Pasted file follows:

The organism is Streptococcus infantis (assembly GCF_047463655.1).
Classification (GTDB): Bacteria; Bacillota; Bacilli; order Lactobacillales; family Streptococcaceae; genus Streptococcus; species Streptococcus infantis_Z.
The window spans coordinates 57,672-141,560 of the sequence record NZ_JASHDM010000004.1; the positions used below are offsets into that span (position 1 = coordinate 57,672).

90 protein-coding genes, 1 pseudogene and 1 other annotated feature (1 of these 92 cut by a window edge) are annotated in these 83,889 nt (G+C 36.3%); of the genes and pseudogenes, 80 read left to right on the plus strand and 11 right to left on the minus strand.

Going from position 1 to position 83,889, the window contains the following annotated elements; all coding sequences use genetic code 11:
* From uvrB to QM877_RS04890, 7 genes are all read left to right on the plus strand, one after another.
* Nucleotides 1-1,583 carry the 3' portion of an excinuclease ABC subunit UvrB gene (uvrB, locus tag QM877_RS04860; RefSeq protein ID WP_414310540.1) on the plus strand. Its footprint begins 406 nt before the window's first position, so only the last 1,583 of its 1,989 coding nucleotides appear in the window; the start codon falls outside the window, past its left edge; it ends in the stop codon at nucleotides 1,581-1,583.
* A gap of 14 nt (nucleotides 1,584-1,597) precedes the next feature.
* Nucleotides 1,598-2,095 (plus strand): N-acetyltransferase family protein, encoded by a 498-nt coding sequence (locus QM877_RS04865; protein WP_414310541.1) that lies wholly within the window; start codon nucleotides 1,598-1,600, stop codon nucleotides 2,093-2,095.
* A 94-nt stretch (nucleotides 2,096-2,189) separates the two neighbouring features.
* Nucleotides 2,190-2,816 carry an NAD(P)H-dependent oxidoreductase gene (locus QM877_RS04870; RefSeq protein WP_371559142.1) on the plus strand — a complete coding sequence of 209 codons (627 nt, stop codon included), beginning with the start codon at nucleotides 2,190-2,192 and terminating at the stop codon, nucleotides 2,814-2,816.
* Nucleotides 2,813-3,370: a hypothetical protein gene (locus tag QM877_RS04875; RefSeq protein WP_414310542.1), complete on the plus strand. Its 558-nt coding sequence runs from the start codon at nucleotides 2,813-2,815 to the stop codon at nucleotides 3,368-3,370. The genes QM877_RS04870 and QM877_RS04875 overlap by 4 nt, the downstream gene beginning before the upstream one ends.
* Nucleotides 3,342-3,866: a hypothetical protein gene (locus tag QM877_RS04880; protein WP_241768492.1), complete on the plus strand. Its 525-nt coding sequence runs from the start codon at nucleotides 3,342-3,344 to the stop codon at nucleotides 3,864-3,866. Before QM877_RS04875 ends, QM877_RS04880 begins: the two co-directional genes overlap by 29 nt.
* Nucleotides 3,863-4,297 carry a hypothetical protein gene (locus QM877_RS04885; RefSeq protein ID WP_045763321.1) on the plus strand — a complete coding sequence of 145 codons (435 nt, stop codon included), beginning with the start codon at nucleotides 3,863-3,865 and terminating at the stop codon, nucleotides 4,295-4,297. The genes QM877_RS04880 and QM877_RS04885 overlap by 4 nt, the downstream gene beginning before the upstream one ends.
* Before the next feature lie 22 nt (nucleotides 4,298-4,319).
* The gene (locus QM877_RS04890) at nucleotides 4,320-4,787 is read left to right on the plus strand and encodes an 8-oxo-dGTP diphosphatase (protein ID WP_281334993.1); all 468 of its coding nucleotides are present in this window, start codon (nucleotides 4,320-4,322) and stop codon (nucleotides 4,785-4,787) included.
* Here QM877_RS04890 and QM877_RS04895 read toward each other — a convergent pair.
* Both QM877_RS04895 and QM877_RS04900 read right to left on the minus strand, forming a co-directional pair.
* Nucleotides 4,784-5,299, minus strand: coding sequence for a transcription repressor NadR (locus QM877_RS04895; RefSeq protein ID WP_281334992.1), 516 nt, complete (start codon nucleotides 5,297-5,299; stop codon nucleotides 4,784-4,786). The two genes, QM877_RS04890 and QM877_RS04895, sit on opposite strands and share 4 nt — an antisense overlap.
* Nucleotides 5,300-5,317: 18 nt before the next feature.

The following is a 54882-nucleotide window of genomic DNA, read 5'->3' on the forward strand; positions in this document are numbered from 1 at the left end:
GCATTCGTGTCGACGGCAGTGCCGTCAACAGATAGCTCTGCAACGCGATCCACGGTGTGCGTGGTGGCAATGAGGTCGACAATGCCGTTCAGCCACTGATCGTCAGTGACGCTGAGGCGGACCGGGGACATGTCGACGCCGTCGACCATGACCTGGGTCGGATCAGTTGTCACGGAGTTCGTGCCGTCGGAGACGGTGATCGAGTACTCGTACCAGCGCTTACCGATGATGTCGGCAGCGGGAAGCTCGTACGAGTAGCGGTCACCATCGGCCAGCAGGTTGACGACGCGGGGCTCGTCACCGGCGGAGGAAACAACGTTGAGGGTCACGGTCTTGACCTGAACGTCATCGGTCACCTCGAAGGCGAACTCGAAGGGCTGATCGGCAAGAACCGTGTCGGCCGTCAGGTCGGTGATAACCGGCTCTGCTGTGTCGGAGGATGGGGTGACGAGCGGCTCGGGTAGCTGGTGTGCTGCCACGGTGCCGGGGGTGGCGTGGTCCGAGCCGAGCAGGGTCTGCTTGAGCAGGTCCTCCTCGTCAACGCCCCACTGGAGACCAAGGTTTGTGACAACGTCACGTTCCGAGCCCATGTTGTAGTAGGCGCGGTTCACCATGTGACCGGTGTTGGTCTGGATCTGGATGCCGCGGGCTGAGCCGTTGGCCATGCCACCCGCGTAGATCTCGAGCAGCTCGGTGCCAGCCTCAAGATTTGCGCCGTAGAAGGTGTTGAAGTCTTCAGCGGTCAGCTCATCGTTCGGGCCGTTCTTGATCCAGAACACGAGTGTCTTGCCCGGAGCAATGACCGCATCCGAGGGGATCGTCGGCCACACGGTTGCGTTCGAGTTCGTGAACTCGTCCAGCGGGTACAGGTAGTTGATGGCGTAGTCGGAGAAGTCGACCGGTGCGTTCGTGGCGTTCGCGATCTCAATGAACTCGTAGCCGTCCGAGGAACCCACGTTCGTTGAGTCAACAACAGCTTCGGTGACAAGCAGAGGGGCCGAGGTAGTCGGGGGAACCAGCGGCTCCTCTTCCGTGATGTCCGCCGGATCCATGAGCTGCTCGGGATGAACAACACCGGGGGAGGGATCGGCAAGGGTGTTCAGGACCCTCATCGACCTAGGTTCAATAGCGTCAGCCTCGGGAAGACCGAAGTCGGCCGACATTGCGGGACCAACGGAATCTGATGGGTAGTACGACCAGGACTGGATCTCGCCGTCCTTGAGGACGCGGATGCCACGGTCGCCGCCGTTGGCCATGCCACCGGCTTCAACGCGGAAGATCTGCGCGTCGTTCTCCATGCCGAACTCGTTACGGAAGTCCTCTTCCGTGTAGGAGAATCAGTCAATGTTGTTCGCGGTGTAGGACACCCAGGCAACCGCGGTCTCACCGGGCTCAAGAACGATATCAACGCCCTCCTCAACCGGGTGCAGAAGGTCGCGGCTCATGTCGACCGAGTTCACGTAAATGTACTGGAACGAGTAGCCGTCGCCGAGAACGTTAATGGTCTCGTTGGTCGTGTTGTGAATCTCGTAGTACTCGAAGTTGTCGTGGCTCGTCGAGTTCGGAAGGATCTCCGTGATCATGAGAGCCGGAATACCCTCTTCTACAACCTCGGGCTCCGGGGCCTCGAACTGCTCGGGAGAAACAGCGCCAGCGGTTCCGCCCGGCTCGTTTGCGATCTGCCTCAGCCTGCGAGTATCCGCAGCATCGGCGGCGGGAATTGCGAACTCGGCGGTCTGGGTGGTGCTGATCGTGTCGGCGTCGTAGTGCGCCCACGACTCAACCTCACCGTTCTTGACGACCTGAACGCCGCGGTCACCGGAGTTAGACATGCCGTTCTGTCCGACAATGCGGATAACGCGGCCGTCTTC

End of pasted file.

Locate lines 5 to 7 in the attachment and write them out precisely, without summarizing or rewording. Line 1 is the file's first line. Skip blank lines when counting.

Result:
Going from position 1 to position 83,889, the window contains the following annotated elements; all coding sequences use genetic code 11:
* From uvrB to QM877_RS04890, 7 genes are all read left to right on the plus strand, one after another.
* Nucleotides 1-1,583 carry the 3' portion of an excinuclease ABC subunit UvrB gene (uvrB, locus tag QM877_RS04860; RefSeq protein ID WP_414310540.1) on the plus strand. Its footprint begins 406 nt before the window's first position, so only the last 1,583 of its 1,989 coding nucleotides appear in the window; the start codon falls outside the window, past its left edge; it ends in the stop codon at nucleotides 1,581-1,583.